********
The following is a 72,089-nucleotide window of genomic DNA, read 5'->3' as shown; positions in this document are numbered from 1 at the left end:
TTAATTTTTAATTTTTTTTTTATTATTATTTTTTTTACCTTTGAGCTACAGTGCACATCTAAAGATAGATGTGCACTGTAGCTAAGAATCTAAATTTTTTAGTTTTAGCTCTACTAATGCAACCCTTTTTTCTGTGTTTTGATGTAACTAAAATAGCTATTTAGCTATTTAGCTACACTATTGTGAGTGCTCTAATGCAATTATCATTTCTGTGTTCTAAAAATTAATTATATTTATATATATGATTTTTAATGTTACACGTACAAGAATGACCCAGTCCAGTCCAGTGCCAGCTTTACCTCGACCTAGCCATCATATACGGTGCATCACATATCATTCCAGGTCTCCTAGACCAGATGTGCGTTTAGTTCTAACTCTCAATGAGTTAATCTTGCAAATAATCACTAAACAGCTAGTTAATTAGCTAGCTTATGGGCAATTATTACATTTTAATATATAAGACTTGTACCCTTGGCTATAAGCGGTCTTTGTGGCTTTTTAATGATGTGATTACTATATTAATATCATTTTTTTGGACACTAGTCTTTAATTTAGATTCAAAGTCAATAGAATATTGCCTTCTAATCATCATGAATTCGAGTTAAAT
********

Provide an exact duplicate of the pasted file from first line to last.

The following is a 72,089-nucleotide window of genomic DNA, read 5'->3' as shown; positions in this document are numbered from 1 at the left end:
TTAATTTTTAATTTTTTTTTTATTATTATTTTTTTTACCTTTGAGCTACAGTGCACATCTAAAGATAGATGTGCACTGTAGCTAAGAATCTAAATTTTTTAGTTTTAGCTCTACTAATGCAACCCTTTTTTCTGTGTTTTGATGTAACTAAAATAGCTATTTAGCTATTTAGCTACACTATTGTGAGTGCTCTAATGCAATTATCATTTCTGTGTTCTAAAAATTAATTATATTTATATATATGATTTTTAATGTTACACGTACAAGAATGACCCAGTCCAGTCCAGTGCCAGCTTTACCTCGACCTAGCCATCATATACGGTGCATCACATATCATTCCAGGTCTCCTAGACCAGATGTGCGTTTAGTTCTAACTCTCAATGAGTTAATCTTGCAAATAATCACTAAACAGCTAGTTAATTAGCTAGCTTATGGGCAATTATTACATTTTAATATATAAGACTTGTACCCTTGGCTATAAGCGGTCTTTGTGGCTTTTTAATGATGTGATTACTATATTAATATCATTTTTTTGGACACTAGTCTTTAATTTAGATTCAAAGTCAATAGAATATTGCCTTCTAATCATCATGAATTCGAGTTAAAT